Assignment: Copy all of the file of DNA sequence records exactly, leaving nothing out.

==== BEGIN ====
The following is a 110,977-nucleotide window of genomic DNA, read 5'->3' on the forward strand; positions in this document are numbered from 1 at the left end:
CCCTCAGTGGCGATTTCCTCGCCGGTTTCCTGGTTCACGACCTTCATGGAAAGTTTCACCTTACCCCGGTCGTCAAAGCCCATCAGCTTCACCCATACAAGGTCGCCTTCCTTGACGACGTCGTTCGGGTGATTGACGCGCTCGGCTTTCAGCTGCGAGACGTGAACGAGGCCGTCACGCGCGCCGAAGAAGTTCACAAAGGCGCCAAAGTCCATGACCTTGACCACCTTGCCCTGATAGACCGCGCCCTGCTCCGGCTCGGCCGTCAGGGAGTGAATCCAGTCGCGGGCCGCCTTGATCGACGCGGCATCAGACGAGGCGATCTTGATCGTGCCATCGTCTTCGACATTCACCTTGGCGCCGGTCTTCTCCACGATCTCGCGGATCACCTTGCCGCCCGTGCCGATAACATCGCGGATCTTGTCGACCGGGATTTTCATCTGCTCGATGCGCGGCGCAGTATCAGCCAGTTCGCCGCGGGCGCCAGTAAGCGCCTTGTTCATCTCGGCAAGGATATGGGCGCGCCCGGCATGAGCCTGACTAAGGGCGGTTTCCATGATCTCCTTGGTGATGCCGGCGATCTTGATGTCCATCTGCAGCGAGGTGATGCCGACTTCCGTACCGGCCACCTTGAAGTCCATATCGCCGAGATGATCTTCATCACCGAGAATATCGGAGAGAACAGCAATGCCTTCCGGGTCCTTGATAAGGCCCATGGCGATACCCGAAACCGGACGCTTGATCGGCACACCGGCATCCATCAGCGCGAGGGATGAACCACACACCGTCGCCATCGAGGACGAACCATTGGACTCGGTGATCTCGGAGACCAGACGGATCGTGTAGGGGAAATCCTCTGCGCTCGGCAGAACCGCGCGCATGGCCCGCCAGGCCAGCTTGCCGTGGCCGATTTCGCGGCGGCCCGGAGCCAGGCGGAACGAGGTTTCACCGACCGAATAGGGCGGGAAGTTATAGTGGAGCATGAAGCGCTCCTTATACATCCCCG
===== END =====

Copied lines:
The following is a 110,977-nucleotide window of genomic DNA, read 5'->3' on the forward strand; positions in this document are numbered from 1 at the left end:
CCCTCAGTGGCGATTTCCTCGCCGGTTTCCTGGTTCACGACCTTCATGGAAAGTTTCACCTTACCCCGGTCGTCAAAGCCCATCAGCTTCACCCATACAAGGTCGCCTTCCTTGACGACGTCGTTCGGGTGATTGACGCGCTCGGCTTTCAGCTGCGAGACGTGAACGAGGCCGTCACGCGCGCCGAAGAAGTTCACAAAGGCGCCAAAGTCCATGACCTTGACCACCTTGCCCTGATAGACCGCGCCCTGCTCCGGCTCGGCCGTCAGGGAGTGAATCCAGTCGCGGGCCGCCTTGATCGACGCGGCATCAGACGAGGCGATCTTGATCGTGCCATCGTCTTCGACATTCACCTTGGCGCCGGTCTTCTCCACGATCTCGCGGATCACCTTGCCGCCCGTGCCGATAACATCGCGGATCTTGTCGACCGGGATTTTCATCTGCTCGATGCGCGGCGCAGTATCAGCCAGTTCGCCGCGGGCGCCAGTAAGCGCCTTGTTCATCTCGGCAAGGATATGGGCGCGCCCGGCATGAGCCTGACTAAGGGCGGTTTCCATGATCTCCTTGGTGATGCCGGCGATCTTGATGTCCATCTGCAGCGAGGTGATGCCGACTTCCGTACCGGCCACCTTGAAGTCCATATCGCCGAGATGATCTTCATCACCGAGAATATCGGAGAGAACAGCAATGCCTTCCGGGTCCTTGATAAGGCCCATGGCGATACCCGAAACCGGACGCTTGATCGGCACACCGGCATCCATCAGCGCGAGGGATGAACCACACACCGTCGCCATCGAGGACGAACCATTGGACTCGGTGATCTCGGAGACCAGACGGATCGTGTAGGGGAAATCCTCTGCGCTCGGCAGAACCGCGCGCATGGCCCGCCAGGCCAGCTTGCCGTGGCCGATTTCGCGGCGGCCCGGAGCCAGGCGGAACGAGGTTTCACCGACCGAATAGGGCGGGAAGTTATAGTGGAGCATGAAGCGCTCCTTATACATCCCCG